A supporter of victims' rights, he has been involved in cases such as: the "subway gunman," Bernhard Goetz; "subway token booth clerk", James Grimes; the "candyman good Samaritan", Andy Fredericks; the "black Bernie Goetz", Austin Weeks; and the accused "remember me subway shooter" Clemente Jackson. Some of his activities include: investigating the Tawana Brawley case, defending the infamous Howard Beach boys who were later sentenced to jail for their 1986 racially-motivated attack; overseeing and participating in a citizen’s anti-drug campaign, "One Street At A Time".[citation needed]

Innis has lost two of his sons to criminal gun violence. His first son, Roy Innis, Jr., at the age of 13 in 1968. His next oldest son Alexander, 26, was shot and slain in 1982.[9]


He was noted for starting two televised scuffles in 1988, one on Geraldo against white supremacists, particularly Tom Metzger's son John, and another on The Morton Downey Jr. Show against Reverend Al Sharpton, when Sharpton was pushed over in his chair by Innis.

Political campaigns

In 1986 Innis challenged incumbent Major Owens in the Democratic primary for the 12th Congressional District, representing Brooklyn. He was defeated by a three-to-one margin.

In the 1993 New York City Democratic Party mayoral primary, Innis challenged incumbent David Dinkins, the first African-American to hold the office. Given his conservative positions on the issues, he explained that "the Democratic Party is the only game in town. It's unfortunate that we have a corrupt one-party, one ideology system in New York City, and I'd like to change that. But being a Democrat doesn't mean you have to be a fool." During his own campaign, Innis also appeared at fundraising events for the Republican candidate Rudolph Giuliani. Innis received 25% of the vote in the four-way race with his highest totals came in white areas and his lowest in black Assembly districts. Dinkins lost to Giuliani in the general election.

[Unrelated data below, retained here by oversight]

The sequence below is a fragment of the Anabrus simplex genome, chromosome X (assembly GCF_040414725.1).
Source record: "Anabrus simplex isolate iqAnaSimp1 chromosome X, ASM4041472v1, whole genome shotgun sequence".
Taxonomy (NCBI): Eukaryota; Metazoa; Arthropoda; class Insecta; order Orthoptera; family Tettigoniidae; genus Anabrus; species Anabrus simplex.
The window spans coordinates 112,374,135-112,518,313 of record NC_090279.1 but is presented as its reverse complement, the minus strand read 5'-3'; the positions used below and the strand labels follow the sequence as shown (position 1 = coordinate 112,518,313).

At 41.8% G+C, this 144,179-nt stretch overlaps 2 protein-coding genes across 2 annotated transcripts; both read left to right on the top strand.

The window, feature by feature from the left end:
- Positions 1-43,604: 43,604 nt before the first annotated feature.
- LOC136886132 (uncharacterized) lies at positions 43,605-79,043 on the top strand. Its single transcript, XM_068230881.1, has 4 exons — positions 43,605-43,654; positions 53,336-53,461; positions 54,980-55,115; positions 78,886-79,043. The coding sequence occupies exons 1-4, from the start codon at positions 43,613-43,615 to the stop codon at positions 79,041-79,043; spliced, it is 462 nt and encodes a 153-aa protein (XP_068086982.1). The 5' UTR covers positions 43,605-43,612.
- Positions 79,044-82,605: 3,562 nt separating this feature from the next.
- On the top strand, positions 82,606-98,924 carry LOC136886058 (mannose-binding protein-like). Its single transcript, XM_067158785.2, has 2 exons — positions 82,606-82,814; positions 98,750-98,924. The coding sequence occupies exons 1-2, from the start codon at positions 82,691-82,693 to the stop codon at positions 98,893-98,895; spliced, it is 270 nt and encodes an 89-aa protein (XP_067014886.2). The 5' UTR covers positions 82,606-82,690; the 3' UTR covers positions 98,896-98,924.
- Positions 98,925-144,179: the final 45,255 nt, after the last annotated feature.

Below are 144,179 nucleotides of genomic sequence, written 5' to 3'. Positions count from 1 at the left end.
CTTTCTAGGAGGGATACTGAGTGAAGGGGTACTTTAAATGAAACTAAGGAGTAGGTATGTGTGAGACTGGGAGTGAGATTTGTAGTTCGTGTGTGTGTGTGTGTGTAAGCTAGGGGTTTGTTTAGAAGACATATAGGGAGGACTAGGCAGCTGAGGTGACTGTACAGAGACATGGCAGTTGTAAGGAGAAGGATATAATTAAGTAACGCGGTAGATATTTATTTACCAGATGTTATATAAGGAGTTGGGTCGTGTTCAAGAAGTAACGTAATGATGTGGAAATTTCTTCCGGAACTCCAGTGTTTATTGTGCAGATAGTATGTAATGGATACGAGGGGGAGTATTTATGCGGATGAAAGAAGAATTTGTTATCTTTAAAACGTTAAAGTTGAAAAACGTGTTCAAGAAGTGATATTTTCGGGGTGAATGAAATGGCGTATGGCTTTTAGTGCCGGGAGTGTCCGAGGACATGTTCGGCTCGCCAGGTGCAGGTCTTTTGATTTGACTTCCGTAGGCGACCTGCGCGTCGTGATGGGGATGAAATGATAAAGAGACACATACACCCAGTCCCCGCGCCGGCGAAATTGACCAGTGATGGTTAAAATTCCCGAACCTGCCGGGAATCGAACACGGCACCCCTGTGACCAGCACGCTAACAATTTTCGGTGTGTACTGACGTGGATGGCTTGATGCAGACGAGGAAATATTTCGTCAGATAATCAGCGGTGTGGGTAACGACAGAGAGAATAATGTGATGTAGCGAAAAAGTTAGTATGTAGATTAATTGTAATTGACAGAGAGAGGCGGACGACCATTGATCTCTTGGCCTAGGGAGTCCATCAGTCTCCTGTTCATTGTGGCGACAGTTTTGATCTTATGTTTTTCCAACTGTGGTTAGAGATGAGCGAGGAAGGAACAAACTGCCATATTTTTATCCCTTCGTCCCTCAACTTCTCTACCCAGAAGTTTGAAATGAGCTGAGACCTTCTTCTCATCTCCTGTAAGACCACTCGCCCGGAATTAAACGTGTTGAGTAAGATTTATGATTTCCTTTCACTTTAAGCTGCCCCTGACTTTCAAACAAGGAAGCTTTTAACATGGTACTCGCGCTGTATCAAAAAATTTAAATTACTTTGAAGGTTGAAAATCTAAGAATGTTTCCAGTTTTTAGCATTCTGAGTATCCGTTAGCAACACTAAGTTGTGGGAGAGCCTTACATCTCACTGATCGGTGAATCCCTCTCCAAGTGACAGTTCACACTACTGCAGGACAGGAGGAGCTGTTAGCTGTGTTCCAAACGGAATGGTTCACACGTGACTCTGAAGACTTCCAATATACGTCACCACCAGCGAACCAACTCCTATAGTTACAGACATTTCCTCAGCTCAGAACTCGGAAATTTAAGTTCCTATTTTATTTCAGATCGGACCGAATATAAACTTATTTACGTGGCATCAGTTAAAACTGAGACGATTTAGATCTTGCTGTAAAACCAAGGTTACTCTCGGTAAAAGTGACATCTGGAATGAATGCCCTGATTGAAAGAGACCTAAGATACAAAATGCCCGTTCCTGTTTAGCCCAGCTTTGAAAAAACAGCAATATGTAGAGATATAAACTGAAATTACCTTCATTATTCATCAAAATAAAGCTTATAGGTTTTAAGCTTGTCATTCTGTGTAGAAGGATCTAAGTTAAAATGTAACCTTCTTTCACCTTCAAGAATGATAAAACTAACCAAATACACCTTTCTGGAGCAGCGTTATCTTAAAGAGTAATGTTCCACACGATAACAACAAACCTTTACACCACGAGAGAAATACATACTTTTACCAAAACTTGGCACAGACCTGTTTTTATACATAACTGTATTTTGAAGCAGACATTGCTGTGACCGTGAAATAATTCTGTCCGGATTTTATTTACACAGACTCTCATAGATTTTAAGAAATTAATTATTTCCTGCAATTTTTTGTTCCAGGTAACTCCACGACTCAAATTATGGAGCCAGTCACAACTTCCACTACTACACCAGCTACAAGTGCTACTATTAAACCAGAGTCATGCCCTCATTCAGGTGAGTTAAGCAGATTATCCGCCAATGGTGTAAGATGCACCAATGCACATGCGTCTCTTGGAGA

In February 1994, his son Niger, who ran his primary campaign, suggested that Innis would also challenge incumbent governor Mario Cuomo in the Democratic primary.

In 1998, Innis joined the Libertarian Party and gave serious consideration to running for Governor of New York as the party's candidate that year. He ultimately decided against running, citing time restrictions related to his duties with CORE . [10]

Innis served as New York State Chair in Alan Keyes's 2000 presidential campaign.[11]

Innis is noted for his endorsement of perennial presidential candidate Lyndon LaRouche.[12]


  1. ^ Hicks, Jonathan (1993-05-25). "Innis Campaign for Mayor: A Quixotic Quest?". New York Times. Retrieved 2007-11-02. 
  2. ^ "Roy Innis". Retrieved 2007-11-02. 
  3. ^ Mencimer, Stephanie Mencimer (2009-11-10). "Tea Partiers' Next Target: The Climate Bill". Mother Jones. Retrieved 2009-11-10. 
  4. ^,charles,43542,1.html
  5. ^ Gutstein, Donald (November 24, 2009). Not a Conspiracy Theory: How Business Propaganda Hijacks Democracy. Key Porter Books. ISBN 1554701910. . Relevant section excepted at: Gutstein, Donald (January 22, 2010). "Inside the DDT Propaganda Machine". The Tyee. Retrieved 22 January 2010. 
  6. ^ "Mayoral Race Is Overshadowed In New York Primary Tomorrow - New York Times". Retrieved 2007-12-13. 
  7. ^ "'Ricochet' Goes Behind Scenes of Gun Lobby". National Public Radio. 2007-11-15. Retrieved 2007-11-15. 
  8. ^ Roy Innis re-elected to NRA Board
  9. ^ "THE CITY; 2d Innis Son Slain". New York Times. 1982-02-23. Retrieved 2007-11-02. 
  10. ^ "Innis passes on NY governor's run; mulls New York mayor race in 2001". May 1998. Retrieved 2007-11-02. 
  11. ^ "Roy & Niger Innis Endorse Alan Keyes for President of the United States.". Press release. 2000-02-11. 
  12. ^ Roy Innis." Civil Rights in the United States. 2 vols. Macmillan Reference USA, 2000. Reproduced in History Resource Center. Farmington Hills, MI: Gale. accessdate: 2009-10-13

External links